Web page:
RARE HANDCRAFTS IN GENEVA
Patrick Cremers, Director of the Patek Philippe Salon in Geneva, discusses his role at the famed boutique and how Patek Philippe develops its Rare Handcrafts. We spoke with him during a three-day exhibition of fifty Rare Handcrafts pieces at the Salon.
Can you tell us how Patek Philippe combines its Rare Handcrafts with its complications?
We have started this already in the Grand Complications collection. For instance, the ref. 5370 is a chronograph split second that has a beautiful black enamel dial with Breguet numerals applied. We have the ref. 5374, a minute repeater with perpetual calendar. This also has a beautiful black enamel dial. Starting with this type of complication that already has an enamel dial, we thought we could go a little bit further. So, with a minute repeater or with a tourbillon we will give a priority to creating a beautiful dial. There are three Grand Complications, ref 5538, each with different scenes of eagles flying. These are made with cloisonné enamel—and are gorgeous. These were requests from customers.
Where else do the Rare Handcrafts design ideas originate?
Sometimes directly from the artisan, the enameller, the engraver or from the wood marquetry artist. I know Thierry and Sandrine (Stern) are inspired frequently when they travel. It is not ideas that we lack here at Patrick Philippe, it’s how much time do we have to create them. When we speak about movements we know exactly what we will do until the year 2030. We have many ideas, and we need to prioritize. But most of the ideas come from the artisans or from the Sterns.
How do you preserve the craftsmanship?
For most of these crafts, there is no schooling anymore. That’s why we need to transmit this know-how to younger artisans. We always try to find new artisans, and we are on the lookout for those able to create at this high level. Our wood marquetry artisan is the only one we know of doing this at this micro-level. Also, we always challenge of our craftsmen and women. If you look at a dome clock made of grisaille enamel, this year we added beautiful domes, in silver, hand-engraved and applied. So, it’s not just grisaille technique, it’s at another level –remember the Brooklyn Bridge piece, where we added gold powder to the dome clock, which was stunning.
Can you tell us more about the Patek Philippe Salon in Geneva?
We welcome between 36,000 and 38,000 visitors each year to the Patek Philippe Salon in Geneva. That’s about 100 to 150 visitors per day. We are very lucky. We have the opportunity to meet so many customers every day. I always say that Geneva is a small town, but a very international one. We have sold watches to people from 100 different countries and I’m not sure you find this variety in boutiques in other cities. For any sales adviser, it is a fantastic experience to sell a watch to an Australian, then to someone from Vietnam and then someone from Switzerland, and so on.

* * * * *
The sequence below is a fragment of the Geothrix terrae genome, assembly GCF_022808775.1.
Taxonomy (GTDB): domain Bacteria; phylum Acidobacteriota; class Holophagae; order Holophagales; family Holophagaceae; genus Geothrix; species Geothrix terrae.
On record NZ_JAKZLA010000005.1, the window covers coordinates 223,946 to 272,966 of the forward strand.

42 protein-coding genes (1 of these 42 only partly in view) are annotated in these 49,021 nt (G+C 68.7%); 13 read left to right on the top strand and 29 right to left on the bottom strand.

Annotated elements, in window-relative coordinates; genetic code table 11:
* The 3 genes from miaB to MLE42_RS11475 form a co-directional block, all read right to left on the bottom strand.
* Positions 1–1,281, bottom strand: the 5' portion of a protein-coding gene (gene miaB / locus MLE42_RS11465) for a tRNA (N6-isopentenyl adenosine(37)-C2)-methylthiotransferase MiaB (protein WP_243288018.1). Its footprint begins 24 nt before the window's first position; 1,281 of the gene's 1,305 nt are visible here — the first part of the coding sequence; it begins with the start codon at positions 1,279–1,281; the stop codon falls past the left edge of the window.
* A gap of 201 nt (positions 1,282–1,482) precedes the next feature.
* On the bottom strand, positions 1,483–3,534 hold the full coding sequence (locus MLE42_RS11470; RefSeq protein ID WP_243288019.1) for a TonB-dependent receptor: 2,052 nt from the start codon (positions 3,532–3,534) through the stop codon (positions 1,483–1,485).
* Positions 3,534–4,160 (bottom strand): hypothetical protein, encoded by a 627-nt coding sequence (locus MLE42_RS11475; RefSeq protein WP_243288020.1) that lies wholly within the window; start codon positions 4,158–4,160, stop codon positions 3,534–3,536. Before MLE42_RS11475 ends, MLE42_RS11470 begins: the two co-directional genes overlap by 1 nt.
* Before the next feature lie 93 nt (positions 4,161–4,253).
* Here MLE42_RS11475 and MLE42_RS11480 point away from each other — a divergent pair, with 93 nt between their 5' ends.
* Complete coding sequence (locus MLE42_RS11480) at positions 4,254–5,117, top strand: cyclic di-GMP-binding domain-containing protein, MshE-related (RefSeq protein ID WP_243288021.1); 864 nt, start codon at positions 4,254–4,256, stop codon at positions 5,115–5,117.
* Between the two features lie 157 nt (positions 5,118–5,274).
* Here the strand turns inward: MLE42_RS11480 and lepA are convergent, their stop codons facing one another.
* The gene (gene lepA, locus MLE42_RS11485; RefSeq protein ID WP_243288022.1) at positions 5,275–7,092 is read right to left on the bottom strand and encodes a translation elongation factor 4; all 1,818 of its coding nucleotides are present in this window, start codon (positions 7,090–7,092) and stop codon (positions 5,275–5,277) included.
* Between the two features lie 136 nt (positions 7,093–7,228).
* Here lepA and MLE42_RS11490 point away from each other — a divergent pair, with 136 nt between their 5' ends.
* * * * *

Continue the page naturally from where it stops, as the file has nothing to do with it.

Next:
Yes, many of them are here for the first time. And if you are in Geneva just to visit Patek Philippe, you can also visit the Patek Philippe museum, and if you were invited with a retailer maybe even visit our manufacture.
This exhibition (of Rare Handcrafts) is unique, it’s the first time we have done something like this here. Ordinarily, every year the only chance to see the entire collection is to visit Baselworld. Otherwise our customers may not get another chance to see the full collection, including these one-of-a-kind pieces. Because for these pieces, typically they go back to the manufacturer and then Thierry Stern allocates them for sale to the end customer.
How does Patek Philippe allocate these Rare Handcrafts?
This year we have eighteen unique dome clocks, eight unique pocket watches and twenty-eight wristwatches, all in limited editions. After one week at the Baselworld, we had fifty to sixty customers asking to purchase each dome clock or one of the pocket watches. This is a fantastic situation, but imagine that in just a few weeks Thierry Stern has to allocate each piece to just one person. It is almost mission impossible.
We tried to be fair every year to allocate each piece to a different customer. This customer has to be a loyal, passionate customer who we know will enjoy the clock or watch, maybe even exhibit it at home. Or he will enjoy wearing the wristwatch.
Do you have input into this allocation process?
All the markets across the world get requests from end customers through their retailers. We also transmit requests from end customers of the Geneva salon.
The manufacturer has a list of customers who have a piece already and those who are requesting one for the first time.
And no, the Salon does not get the first choice at these pieces. Patek Philippe has respect for its retailer network, which I would say is the opposite of the other groups. Sometimes we have customers who think they can go to the Geneva salon and get whatever they like. That is not the case. We have our allocation like a retailer and we have a long waiting list like a retailer. We are treated like a retailer. This is very important to the Sterns. We at the Salon also hope we get allocated some of these pieces as well. Now, in terms of size and number of customers, we may have an advantage by proportion.
Just to give you an example, last year we got two dome clocks. So it’s not like we got all of that production. Of course, last year was a bit different because of the Grand Exhibition in New York. So last year half of the production was allocated for American customers.
Mr. Stern is going to look at the profile of the customer. The customers here who got our dome clocks were longtime customers who never got a dome clock previously. In fact, they have requested a dome clock for many years. One of those customers has been a regular here for fifteen years, and the other for twenty years.
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